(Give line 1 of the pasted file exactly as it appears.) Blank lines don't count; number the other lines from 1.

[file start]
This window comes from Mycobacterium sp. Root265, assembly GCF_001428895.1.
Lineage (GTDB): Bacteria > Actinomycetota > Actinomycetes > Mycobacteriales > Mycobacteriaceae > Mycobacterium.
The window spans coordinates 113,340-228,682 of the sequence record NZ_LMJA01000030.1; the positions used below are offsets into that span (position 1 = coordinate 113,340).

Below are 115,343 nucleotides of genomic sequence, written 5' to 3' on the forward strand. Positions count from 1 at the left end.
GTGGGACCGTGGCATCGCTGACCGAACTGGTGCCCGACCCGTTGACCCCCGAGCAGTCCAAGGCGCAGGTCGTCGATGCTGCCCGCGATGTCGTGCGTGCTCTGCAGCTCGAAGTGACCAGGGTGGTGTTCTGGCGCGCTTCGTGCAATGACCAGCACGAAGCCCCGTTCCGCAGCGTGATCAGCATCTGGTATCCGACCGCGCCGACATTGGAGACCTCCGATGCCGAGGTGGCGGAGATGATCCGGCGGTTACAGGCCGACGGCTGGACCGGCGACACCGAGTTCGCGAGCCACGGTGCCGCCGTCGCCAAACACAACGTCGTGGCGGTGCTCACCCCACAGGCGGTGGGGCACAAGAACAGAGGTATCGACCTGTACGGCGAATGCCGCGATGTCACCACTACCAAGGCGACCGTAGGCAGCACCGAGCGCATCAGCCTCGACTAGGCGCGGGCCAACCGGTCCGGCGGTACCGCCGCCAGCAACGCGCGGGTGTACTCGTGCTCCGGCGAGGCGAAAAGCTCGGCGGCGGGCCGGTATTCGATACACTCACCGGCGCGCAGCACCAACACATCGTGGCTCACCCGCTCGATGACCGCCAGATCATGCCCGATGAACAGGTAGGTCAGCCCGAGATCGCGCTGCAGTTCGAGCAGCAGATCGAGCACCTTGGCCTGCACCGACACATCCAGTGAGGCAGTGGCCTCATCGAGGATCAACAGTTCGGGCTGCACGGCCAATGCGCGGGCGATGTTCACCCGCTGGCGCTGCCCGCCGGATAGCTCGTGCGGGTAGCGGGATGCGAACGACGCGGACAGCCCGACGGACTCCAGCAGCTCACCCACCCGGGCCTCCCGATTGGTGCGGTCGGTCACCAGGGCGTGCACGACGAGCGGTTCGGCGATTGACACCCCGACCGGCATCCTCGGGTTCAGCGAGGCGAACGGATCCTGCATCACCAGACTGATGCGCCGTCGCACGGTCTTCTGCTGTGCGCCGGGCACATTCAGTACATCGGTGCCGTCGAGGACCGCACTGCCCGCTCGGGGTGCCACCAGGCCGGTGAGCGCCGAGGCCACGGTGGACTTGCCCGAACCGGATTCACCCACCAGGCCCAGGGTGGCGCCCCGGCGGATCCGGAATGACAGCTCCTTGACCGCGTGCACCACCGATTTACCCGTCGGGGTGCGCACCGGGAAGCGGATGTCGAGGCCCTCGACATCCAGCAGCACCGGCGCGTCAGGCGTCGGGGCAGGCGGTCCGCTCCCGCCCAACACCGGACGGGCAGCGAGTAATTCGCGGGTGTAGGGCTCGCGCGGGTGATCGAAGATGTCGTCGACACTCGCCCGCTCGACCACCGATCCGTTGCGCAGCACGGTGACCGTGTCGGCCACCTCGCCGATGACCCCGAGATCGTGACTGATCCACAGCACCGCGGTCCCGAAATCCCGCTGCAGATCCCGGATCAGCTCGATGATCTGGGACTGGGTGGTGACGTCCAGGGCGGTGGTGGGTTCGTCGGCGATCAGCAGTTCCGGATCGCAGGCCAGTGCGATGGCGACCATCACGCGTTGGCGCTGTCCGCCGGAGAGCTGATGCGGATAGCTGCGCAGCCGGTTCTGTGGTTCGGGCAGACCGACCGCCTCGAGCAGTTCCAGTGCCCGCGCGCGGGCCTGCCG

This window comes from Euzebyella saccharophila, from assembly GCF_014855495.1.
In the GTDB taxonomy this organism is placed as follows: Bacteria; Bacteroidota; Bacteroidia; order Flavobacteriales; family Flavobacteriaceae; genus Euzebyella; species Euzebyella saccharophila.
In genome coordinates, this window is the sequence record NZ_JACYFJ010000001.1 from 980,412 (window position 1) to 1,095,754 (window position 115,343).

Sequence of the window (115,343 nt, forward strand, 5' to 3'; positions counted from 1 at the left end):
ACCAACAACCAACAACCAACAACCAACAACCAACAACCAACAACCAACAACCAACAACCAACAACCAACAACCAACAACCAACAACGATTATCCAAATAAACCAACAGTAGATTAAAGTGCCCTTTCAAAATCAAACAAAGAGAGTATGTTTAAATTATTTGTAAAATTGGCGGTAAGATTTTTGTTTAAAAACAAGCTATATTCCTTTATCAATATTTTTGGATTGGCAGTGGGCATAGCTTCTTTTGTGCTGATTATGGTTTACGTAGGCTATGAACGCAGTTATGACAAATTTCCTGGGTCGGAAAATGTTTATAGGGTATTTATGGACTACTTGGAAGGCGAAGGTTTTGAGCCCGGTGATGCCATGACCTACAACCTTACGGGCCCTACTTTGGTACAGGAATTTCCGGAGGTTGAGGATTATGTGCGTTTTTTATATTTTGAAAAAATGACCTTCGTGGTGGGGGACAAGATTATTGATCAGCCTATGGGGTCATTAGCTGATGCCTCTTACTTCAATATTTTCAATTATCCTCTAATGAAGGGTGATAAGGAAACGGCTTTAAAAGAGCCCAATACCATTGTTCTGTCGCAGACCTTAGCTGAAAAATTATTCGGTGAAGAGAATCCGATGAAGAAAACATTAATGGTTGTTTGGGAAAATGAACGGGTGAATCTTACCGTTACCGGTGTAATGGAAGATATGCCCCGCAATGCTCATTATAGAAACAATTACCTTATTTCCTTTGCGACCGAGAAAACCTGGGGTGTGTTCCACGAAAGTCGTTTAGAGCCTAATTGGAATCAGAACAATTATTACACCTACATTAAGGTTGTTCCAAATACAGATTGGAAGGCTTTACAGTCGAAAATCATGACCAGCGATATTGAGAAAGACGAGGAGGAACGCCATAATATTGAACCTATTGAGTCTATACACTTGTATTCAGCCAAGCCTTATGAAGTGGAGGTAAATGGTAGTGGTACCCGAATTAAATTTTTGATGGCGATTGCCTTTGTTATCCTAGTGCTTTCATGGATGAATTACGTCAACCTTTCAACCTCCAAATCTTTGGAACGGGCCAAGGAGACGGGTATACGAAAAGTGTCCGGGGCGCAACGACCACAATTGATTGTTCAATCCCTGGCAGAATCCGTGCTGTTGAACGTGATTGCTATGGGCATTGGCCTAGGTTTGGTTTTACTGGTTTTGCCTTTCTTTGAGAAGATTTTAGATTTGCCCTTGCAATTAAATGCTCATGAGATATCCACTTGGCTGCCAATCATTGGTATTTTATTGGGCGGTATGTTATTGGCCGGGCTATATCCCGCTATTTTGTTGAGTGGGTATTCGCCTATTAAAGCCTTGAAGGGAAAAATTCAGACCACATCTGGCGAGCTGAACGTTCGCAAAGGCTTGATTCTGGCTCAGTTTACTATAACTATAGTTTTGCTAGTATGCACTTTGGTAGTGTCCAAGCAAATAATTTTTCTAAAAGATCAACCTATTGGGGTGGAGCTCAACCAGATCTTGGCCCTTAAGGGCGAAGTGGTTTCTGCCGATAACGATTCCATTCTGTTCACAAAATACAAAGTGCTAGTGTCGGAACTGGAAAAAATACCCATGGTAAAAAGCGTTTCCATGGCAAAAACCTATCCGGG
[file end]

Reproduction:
This window comes from Mycobacterium sp. Root265, assembly GCF_001428895.1.